Document created: 20 August 02
Air & Space Power Journal - Fall 2002
The Great War and the Twentieth Century edited by Jay Winter, Geoffrey Parker, and Mary R. Habeck. Yale University Press (http://www.yale. edu/yup), P.O. Box 209040, New Haven, Connecticut 06520-9040, 2000, 336 pages, $30.00.
The Great War continues to be fertile ground for historical analysis. Even after more than 80 years, the effects of that war shape the world geographically, culturally, politically, economically, emotionally, demographically, technologically, and militarily. Also after 80 years of analysis, attempts to understand the Great War and its effects still leave many unanswered questions, controversies, and speculation. The Great War and the Twentieth Century is an important part of the continuing inquest into this fascinating and unresolved story.
Setting a slightly different course than many World War I historical studies that tend to focus narrowly on familiar areas like the western front, this collection of articles looks through broader lenses to help the myopic student of history. Its intention is to explore different historical perspectives of the “causes, conduct, and consequences” of this near-total-war event. In so doing, the book effectively brings together important interactions of factors: war and society, strategy and politics, and personality and technology. Mary R. Habeck’s piece is a particularly interesting and entertaining treatment of that last pair.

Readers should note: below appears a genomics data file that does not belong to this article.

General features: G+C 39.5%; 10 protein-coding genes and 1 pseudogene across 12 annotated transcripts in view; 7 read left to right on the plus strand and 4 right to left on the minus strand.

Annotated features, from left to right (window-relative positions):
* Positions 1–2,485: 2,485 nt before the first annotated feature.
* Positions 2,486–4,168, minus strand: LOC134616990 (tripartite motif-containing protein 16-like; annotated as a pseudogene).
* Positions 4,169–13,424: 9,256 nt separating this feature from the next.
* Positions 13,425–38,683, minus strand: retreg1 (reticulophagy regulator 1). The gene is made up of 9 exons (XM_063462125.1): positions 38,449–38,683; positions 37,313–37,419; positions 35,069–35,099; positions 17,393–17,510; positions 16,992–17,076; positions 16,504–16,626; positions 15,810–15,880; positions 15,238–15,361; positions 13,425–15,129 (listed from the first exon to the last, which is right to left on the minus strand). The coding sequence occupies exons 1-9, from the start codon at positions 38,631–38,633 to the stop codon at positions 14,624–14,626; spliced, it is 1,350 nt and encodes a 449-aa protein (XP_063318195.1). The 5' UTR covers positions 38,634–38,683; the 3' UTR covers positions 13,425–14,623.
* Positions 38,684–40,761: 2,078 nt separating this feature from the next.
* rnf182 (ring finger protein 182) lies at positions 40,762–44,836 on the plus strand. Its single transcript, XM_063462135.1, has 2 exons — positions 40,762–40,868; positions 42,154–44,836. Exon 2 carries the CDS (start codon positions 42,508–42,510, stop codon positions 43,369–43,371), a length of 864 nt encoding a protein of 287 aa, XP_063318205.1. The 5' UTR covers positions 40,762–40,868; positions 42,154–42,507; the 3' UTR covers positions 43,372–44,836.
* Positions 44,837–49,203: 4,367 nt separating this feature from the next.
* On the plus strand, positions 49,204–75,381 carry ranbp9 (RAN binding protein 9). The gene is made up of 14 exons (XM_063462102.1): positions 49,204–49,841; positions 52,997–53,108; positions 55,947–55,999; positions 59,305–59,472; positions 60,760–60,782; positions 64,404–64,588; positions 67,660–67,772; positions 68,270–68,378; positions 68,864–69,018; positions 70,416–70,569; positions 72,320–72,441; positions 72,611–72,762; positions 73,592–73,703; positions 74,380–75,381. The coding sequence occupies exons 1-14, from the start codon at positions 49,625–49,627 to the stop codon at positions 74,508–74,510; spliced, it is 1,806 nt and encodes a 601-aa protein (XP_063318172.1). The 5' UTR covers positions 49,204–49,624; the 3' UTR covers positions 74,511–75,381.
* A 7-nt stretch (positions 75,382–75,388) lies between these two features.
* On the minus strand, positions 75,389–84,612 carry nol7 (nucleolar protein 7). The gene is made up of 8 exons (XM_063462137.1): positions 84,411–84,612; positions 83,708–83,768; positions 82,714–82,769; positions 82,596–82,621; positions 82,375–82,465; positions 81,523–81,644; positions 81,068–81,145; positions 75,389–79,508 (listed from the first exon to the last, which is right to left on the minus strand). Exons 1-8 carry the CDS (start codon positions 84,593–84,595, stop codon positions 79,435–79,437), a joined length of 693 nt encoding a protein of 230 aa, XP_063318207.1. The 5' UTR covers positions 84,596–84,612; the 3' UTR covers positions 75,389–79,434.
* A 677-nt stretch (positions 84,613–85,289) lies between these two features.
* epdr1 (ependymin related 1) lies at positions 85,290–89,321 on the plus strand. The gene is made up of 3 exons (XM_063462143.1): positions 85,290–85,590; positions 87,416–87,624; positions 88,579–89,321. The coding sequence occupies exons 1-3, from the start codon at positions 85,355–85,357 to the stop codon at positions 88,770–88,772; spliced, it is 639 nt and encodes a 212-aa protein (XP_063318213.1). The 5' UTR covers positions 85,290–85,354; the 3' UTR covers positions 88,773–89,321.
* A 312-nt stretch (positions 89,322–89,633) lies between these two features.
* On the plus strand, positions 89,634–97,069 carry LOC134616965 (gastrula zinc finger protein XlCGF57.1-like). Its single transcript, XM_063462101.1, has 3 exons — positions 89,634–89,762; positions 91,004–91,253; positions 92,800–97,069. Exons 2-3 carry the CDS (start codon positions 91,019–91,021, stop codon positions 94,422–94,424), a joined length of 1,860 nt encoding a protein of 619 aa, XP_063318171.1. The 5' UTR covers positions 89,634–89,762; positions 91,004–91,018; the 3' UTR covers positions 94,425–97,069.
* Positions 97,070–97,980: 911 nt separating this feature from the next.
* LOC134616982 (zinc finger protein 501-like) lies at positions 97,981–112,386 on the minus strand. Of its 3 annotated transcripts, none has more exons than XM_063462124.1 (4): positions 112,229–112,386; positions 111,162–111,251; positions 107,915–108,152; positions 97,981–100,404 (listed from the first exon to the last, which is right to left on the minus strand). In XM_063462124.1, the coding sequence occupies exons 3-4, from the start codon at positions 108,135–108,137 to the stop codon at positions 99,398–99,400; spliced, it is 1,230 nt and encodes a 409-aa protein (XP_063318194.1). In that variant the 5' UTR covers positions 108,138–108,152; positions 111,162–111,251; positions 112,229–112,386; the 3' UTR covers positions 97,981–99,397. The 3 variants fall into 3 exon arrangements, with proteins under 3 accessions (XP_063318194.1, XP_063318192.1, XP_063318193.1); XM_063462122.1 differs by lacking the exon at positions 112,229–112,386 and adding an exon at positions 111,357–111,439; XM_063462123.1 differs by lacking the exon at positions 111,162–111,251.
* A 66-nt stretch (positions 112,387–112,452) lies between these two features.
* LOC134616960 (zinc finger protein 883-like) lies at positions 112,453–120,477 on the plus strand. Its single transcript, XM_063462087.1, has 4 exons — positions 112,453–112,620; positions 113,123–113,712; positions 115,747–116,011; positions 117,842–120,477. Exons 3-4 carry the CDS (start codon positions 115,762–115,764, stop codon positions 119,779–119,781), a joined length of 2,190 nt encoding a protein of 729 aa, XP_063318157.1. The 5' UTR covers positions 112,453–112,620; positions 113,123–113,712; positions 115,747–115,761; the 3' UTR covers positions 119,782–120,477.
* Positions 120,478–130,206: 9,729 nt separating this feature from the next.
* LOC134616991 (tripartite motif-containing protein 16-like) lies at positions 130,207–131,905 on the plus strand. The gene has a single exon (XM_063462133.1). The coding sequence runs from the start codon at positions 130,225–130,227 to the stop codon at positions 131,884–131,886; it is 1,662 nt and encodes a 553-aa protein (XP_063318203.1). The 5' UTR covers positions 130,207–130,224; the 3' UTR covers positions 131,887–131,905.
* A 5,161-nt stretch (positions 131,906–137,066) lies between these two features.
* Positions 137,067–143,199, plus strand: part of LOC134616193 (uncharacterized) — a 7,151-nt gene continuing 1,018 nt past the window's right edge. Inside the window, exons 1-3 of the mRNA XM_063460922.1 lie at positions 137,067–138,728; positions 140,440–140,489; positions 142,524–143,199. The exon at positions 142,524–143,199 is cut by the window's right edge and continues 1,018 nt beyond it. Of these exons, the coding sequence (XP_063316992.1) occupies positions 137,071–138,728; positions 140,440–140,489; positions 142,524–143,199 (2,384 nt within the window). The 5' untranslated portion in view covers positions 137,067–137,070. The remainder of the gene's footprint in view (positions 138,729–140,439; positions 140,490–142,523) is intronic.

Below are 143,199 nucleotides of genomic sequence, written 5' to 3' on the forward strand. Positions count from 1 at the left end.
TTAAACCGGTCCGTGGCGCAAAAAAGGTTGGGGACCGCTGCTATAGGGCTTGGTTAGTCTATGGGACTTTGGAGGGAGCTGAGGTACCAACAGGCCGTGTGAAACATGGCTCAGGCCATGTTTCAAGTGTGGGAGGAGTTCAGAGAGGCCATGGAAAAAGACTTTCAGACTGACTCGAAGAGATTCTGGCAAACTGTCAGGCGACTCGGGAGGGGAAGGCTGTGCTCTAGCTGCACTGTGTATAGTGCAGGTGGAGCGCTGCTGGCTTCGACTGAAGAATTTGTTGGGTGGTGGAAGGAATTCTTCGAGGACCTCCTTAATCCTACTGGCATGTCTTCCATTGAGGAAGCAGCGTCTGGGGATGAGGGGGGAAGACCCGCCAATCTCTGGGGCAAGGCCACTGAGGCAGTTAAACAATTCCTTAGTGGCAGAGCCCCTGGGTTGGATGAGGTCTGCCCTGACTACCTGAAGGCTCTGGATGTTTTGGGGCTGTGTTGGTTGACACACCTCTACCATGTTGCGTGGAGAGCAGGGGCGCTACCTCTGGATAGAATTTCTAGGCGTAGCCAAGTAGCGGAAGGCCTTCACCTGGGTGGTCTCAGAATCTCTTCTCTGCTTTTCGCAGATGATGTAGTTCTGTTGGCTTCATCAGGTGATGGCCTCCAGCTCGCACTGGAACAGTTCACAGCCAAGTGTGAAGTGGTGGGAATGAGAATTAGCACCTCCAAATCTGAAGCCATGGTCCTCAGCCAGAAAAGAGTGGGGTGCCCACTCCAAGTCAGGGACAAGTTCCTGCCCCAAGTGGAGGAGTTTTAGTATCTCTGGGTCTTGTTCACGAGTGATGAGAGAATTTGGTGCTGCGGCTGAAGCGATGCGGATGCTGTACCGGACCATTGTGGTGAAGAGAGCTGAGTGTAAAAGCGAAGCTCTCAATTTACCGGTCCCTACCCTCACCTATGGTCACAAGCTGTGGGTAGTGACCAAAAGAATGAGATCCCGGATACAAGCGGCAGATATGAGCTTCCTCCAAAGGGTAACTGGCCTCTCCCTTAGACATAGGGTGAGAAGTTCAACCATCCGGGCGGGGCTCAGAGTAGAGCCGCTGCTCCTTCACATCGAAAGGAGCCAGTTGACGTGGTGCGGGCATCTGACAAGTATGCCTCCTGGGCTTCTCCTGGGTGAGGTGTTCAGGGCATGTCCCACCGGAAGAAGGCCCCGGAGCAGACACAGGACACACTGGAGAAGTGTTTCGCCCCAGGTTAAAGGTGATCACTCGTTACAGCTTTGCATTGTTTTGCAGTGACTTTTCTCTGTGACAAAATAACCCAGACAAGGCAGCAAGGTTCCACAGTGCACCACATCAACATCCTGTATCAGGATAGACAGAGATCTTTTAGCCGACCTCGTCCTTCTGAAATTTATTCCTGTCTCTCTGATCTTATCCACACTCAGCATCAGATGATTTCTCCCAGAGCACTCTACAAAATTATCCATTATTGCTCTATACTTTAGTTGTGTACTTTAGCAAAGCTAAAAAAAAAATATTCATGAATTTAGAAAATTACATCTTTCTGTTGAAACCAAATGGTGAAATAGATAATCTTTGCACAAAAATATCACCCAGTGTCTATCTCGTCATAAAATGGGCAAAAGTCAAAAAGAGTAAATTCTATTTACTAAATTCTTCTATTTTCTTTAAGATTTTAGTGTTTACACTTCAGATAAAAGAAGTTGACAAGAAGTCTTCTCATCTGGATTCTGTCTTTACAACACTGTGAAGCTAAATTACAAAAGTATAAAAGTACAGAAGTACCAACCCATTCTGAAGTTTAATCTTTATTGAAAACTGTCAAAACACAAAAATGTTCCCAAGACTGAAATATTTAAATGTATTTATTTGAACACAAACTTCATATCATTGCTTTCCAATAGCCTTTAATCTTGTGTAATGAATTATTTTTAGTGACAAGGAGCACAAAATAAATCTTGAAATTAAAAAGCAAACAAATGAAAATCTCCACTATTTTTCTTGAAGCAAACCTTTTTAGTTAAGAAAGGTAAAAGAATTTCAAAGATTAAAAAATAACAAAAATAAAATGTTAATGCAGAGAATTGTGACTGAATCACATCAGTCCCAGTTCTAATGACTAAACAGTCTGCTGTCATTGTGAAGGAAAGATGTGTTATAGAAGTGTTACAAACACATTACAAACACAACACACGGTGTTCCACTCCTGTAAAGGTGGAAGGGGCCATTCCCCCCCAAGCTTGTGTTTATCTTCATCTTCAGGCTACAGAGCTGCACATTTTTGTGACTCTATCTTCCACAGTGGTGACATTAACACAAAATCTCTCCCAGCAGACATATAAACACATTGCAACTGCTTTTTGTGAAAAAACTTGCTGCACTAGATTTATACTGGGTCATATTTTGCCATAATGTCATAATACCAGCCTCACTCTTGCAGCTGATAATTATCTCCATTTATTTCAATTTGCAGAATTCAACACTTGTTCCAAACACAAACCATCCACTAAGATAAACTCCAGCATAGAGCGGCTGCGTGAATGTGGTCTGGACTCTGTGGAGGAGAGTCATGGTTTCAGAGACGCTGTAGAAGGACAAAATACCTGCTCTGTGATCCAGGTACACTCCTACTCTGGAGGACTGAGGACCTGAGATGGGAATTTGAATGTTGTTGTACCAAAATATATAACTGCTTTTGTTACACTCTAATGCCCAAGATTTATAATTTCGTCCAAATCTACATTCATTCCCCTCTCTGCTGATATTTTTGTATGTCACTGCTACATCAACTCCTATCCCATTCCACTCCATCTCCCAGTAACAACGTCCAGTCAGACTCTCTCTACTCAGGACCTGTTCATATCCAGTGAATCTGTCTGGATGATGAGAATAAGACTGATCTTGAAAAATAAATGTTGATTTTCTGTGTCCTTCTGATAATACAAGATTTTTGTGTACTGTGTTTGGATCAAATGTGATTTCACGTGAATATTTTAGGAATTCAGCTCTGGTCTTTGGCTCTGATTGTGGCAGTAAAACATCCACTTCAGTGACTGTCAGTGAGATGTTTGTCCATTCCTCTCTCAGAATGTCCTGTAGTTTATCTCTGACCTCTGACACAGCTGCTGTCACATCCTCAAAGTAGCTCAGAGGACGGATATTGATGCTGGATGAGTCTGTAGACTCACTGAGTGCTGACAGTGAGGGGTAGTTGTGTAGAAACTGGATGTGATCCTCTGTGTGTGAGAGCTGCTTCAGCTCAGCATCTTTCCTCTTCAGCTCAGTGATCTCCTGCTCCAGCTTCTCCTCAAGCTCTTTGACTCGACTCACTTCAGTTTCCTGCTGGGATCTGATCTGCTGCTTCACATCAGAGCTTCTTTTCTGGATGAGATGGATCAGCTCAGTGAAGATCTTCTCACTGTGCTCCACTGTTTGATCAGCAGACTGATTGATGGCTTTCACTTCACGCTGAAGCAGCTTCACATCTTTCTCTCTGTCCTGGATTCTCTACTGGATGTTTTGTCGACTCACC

The book’s broad perspective spans time as well, flaring into the atmospheric context of contemporary world geopolitics and returning full circle to bedrock elements of the war to end all wars. Editor Geoffrey Parker says the articles display presentmindedness—and they do. Fortunately, they do not display historicism as well.
As noted in the acknowledgments, it took six years for this book to come out. No doubt the editors struggled with trying to bring together a collection of articles and their corresponding themes into some coherent whole. They succeeded fairly well, but the delay was unfortunate. Perhaps by design, some of the book’s real gems, such as Holger Herwig’s “myths” piece, appear toward the back of the book.
Regardless of the particular topic of the Great War, the themes of tragedy and sacrifice haunt all others. This was a gruesome, hideous war. Yet, as Sir Michael Howard opines, considering the alternatives, the tragedy of the Great War was a worthy sacrifice for the future of Europe and the world. Hopefully so.
Col Eric Ash, USAF
Maxwell AFB, Alabama
The conclusions and opinions expressed in this document are those of the author cultivated in the freedom of expression, academic environment of Air University. They do not reflect the official position of the U.S. Government, Department of Defense, the United States Air Force or the Air University.